Oil? OIL? I had driven the car for months and months and honestly, the thought of checking the oil level had never occurred to me. In my defense though, this was 1988 and you would think technology had developed enough to at the very least have a warning light come on to alert me that the engine was almost out of oil. But it wasn’t meant to be. Not a drop of oil was found in the engine and it had seized; blowing a piston into the crankshaft and destroying it completely. The car was dead.

The formerly “well-maintained” Ford Torino would now sit in silence on the hill outside of our home until I could afford the $300 to put a replacement engine into it. But even with the engine replaced, the Torino never ran quite the same again and, much like it’s predecessor, eventually went to junk car heaven.

I thought of this story again today (in November of 2013) when the “Maintenance” light came on my 2012 Toyota Corolla. Needless to say, I have a 15,000 mile appointment tomorrow morning.

I’m taking no chances.

I Was Born A Rambler Man

And when it’s time for leavin’, I hope you’ll understand … That I was born a ramblin’ man… (Allman Brothers)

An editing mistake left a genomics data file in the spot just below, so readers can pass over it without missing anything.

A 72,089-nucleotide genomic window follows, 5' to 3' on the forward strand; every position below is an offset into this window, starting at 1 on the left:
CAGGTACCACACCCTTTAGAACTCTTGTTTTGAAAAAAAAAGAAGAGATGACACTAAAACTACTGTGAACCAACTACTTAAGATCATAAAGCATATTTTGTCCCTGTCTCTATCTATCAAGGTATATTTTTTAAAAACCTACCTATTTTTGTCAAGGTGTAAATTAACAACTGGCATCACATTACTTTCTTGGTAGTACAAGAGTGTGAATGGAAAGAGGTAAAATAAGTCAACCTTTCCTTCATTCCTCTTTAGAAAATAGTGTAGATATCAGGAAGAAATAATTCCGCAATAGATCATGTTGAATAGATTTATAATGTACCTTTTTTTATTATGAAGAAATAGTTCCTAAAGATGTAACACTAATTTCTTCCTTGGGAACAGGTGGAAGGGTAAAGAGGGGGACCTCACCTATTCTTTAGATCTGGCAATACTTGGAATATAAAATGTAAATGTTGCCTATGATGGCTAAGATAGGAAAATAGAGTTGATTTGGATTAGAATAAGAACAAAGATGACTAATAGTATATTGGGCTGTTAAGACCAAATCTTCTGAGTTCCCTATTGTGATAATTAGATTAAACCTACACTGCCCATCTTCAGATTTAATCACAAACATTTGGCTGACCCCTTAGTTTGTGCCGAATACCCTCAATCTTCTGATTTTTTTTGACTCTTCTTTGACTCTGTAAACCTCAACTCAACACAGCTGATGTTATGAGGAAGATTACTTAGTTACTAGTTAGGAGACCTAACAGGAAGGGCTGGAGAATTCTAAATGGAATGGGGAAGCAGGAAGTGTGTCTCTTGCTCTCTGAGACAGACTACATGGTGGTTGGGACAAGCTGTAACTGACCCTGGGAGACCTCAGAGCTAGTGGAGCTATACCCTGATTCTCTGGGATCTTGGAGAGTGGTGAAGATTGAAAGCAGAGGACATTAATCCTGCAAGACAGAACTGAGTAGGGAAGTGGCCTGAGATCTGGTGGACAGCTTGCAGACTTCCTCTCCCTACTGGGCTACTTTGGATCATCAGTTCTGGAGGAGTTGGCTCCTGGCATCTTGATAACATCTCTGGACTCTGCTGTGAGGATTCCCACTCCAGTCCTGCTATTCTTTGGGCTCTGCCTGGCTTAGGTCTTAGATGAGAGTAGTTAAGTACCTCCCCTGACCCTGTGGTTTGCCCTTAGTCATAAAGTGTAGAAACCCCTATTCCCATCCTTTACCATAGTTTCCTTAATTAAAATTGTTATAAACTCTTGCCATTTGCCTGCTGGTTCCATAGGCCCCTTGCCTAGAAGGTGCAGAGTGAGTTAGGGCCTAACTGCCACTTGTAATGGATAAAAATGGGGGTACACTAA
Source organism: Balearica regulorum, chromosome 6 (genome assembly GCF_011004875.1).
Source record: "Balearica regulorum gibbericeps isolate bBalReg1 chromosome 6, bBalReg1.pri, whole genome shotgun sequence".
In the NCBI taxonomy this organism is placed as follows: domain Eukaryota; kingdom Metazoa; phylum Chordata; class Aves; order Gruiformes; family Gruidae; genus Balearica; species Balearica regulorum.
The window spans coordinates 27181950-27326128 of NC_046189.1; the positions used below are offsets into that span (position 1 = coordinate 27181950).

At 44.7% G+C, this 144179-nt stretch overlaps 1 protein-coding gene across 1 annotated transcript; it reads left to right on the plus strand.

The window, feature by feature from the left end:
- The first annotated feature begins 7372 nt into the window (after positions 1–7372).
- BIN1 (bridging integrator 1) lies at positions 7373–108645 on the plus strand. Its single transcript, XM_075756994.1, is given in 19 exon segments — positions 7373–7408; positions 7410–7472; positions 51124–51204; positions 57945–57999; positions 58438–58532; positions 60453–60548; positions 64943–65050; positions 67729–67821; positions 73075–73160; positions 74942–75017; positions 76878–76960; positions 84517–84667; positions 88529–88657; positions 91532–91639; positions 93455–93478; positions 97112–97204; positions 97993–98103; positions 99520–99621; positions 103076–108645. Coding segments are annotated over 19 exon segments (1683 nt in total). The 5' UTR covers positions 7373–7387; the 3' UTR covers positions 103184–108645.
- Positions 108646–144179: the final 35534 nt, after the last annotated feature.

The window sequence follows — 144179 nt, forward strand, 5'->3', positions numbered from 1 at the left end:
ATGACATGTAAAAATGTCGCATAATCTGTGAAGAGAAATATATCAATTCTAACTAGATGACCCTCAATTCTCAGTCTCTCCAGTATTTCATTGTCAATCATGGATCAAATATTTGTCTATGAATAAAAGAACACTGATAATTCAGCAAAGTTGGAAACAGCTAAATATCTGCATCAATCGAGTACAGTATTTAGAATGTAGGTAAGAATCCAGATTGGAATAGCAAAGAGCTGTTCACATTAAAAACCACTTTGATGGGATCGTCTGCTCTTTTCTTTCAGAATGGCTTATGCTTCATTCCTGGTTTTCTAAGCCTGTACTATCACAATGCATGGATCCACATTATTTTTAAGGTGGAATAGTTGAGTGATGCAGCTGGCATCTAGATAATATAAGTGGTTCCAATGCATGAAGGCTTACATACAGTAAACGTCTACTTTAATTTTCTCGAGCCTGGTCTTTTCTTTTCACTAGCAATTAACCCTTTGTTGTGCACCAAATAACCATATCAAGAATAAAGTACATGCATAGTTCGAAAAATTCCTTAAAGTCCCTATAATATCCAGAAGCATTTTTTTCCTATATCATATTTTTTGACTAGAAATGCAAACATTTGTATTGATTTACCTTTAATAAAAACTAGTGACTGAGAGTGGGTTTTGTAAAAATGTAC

I suppose it might have been a bit more apropos had I been riding in the backseat of a Greyhound bus when I saw it. But the truth is, I was sitting in the front seat of my 2012 Toyota Corolla on my way home from work.

I was driving over a hill near my home; one that I had ridden over countless times before and there it was, sitting majestically in the late afternoon sun: A rusted out 1964 AMC Rambler.

Now, you’d be hard pressed to find me discussing anything other than a Mustang when it comes to classic cars. I grew up with the pony car. My father, brother, cousins and uncles all owned them, and every Wood from the South Side of Easton to the outskirts of Palmer Township drove them up and down the strip from the late 70’s right to this very day.

But for some reason, seeing the beat up old Rambler sitting on the side of the road brought back the ultimate memory for me. For you see, not only is a Rambler the very first car I ever remember my family owning, it’s also one of my earliest childhood memories.